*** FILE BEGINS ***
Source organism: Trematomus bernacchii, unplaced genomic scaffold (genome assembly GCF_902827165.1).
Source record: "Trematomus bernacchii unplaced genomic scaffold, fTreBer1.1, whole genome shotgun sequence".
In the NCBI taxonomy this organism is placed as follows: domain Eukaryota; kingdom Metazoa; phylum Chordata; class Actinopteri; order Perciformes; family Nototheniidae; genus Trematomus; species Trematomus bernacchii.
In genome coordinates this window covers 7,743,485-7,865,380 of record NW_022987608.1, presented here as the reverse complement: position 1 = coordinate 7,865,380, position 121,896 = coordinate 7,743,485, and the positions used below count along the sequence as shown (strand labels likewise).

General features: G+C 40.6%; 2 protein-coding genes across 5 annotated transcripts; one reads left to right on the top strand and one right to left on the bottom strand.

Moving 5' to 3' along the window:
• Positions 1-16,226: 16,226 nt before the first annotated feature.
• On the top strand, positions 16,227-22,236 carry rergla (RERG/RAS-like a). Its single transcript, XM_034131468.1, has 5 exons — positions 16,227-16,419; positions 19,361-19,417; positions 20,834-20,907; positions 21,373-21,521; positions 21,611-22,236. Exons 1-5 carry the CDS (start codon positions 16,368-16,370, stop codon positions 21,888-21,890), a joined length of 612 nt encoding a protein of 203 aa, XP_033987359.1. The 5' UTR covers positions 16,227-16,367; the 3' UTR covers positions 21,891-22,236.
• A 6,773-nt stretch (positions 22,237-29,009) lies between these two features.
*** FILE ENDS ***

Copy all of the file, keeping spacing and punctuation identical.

Source organism: Trematomus bernacchii, unplaced genomic scaffold (genome assembly GCF_902827165.1).
Source record: "Trematomus bernacchii unplaced genomic scaffold, fTreBer1.1, whole genome shotgun sequence".
In the NCBI taxonomy this organism is placed as follows: domain Eukaryota; kingdom Metazoa; phylum Chordata; class Actinopteri; order Perciformes; family Nototheniidae; genus Trematomus; species Trematomus bernacchii.
In genome coordinates this window covers 7,743,485-7,865,380 of record NW_022987608.1, presented here as the reverse complement: position 1 = coordinate 7,865,380, position 121,896 = coordinate 7,743,485, and the positions used below count along the sequence as shown (strand labels likewise).

General features: G+C 40.6%; 2 protein-coding genes across 5 annotated transcripts; one reads left to right on the top strand and one right to left on the bottom strand.

Moving 5' to 3' along the window:
• Positions 1-16,226: 16,226 nt before the first annotated feature.
• On the top strand, positions 16,227-22,236 carry rergla (RERG/RAS-like a). Its single transcript, XM_034131468.1, has 5 exons — positions 16,227-16,419; positions 19,361-19,417; positions 20,834-20,907; positions 21,373-21,521; positions 21,611-22,236. Exons 1-5 carry the CDS (start codon positions 16,368-16,370, stop codon positions 21,888-21,890), a joined length of 612 nt encoding a protein of 203 aa, XP_033987359.1. The 5' UTR covers positions 16,227-16,367; the 3' UTR covers positions 21,891-22,236.
• A 6,773-nt stretch (positions 22,237-29,009) lies between these two features.